Tags: detroit | firefighter | paralyzed | health | care

Detroit Firefighter, Paralyzed on the Job, May Lose Health Care

By    |   Thursday, 31 October 2013 06:35 PM

A Detroit firefighter who was paralyzed on the job may lose his health benefits come January, thanks to the city’s bankruptcy filing.

Firefighter Brendan Milewski told MyFoxDetroit: “I got a letter saying that my health care, through the city of Detroit, was going to be terminated as of Jan. 1, 2014, and that, if I don’t have another plan purchased by Dec. 15th of this year, that I’ll have a gap in coverage. And they’re offering a $200-a-month stipend to supplement the cost of purchasing my own health insurance.

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“I definitely feel discarded,” Milewski continued. “It’s disheartening that guys like me put ourselves on the line everyday. These Detroit firemen, they put their lives, their bodies, on the line everyday.”

Milewski told the station that he had been on shift for just a couple minutes on Aug. 13, 2010, when they got a report of a fire a few blocks away. “We were working on the scene for 10, 15 minutes and, without warning, a building collapsed on us. I was hit with a chunk of limestone the size of a parking block, and that basically exploded my seventh thoracic vertebra. Now I’m left to live the rest of my life as a T6 paraplegic.”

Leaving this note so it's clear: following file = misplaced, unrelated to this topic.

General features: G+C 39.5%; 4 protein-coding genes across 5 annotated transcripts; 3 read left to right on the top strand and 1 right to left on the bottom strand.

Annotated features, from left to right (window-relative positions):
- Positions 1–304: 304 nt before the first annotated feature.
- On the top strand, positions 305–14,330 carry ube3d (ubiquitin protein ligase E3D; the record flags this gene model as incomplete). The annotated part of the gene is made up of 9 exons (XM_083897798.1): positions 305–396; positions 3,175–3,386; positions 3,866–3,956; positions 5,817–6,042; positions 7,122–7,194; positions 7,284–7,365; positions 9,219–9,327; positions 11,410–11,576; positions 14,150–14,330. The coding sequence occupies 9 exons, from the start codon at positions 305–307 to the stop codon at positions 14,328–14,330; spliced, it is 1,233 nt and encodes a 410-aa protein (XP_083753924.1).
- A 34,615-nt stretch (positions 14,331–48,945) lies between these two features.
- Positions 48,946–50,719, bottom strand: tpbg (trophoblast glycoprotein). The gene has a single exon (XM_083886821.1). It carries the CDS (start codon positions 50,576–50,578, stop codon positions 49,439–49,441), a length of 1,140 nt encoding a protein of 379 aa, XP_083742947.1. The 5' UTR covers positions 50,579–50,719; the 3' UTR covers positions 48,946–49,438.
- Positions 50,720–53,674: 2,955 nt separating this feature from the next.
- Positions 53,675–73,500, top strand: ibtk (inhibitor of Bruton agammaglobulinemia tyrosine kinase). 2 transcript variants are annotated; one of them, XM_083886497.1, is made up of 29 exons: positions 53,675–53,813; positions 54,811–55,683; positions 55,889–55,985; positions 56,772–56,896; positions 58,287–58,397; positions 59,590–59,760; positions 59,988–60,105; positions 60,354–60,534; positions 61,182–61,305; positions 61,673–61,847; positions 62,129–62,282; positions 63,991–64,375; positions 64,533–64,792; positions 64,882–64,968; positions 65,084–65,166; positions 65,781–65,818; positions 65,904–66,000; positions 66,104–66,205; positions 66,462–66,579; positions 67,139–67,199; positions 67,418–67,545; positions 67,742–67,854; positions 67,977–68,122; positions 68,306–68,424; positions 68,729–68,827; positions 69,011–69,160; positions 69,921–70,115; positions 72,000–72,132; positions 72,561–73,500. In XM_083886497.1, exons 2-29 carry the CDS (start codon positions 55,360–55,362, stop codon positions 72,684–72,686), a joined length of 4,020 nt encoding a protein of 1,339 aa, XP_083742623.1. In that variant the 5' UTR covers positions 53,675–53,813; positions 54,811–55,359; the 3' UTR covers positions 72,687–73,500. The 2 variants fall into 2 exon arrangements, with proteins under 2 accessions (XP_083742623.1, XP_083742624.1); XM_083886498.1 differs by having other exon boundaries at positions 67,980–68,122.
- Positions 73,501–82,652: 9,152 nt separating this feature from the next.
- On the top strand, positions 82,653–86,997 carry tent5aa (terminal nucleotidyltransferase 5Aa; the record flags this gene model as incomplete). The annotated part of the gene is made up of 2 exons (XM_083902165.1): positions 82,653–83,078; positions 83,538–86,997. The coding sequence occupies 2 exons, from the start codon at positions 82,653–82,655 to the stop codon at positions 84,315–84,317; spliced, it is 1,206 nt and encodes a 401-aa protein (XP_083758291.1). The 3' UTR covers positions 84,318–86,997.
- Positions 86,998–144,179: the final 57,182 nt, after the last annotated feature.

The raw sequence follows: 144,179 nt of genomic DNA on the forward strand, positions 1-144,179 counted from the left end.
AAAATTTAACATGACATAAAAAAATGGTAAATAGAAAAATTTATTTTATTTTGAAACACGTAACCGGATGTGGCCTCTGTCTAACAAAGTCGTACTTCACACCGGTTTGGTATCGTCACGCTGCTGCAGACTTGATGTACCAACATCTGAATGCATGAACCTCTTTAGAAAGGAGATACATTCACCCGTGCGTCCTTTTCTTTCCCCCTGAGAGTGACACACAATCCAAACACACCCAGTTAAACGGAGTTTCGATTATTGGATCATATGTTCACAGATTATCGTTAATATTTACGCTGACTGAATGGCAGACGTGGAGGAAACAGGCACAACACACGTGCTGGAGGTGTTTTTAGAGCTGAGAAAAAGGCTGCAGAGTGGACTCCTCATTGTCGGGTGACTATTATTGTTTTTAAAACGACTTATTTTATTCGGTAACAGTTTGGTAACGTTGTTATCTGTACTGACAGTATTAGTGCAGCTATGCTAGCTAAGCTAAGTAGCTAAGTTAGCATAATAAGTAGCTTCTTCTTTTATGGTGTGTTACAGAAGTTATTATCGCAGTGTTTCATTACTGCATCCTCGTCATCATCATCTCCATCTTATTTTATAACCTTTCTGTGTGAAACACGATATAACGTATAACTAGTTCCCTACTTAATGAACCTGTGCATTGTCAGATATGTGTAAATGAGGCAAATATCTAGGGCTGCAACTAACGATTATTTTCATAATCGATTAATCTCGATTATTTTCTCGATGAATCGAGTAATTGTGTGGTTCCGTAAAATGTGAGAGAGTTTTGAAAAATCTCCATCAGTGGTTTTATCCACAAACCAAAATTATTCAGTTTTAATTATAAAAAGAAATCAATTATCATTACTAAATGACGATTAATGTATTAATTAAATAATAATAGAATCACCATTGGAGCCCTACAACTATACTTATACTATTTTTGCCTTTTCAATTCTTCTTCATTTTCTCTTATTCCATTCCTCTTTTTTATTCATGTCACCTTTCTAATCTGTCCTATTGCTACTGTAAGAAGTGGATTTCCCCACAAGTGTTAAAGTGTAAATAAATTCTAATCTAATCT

Detroit, a long decaying city of 700,000, filed for Chapter 9 bankruptcy on July 18 with an estimated debt of up to $20 billion. It is the largest city to file for bankruptcy and the largest municipal bankruptcy filing in the country’s history.

NBC News noted that the city on June 14 proposed offering its unsecured creditors, who are owed almost $12 billion, pennies on the dollar. Creditors include city pension funds and municipal bondholders.

To be eligible for Chapter 9, the city has to prove not only that it is insolvent, but that it has a desire to restructure its finances. Detroit Emergency Manager Kevyn Orr said on Tuesday that he could force a legally binding settlement on the city’s creditors if they fail to accept a restructuring plan in bankruptcy court.

Retirees, labor unions and pension funds say the city is not negotiating in good faith.

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A Detroit firefighter who was paralyzed on the job may lose his health benefits come January, thanks to the city's bankruptcy filing.
Thursday, 31 October 2013 06:35 PM
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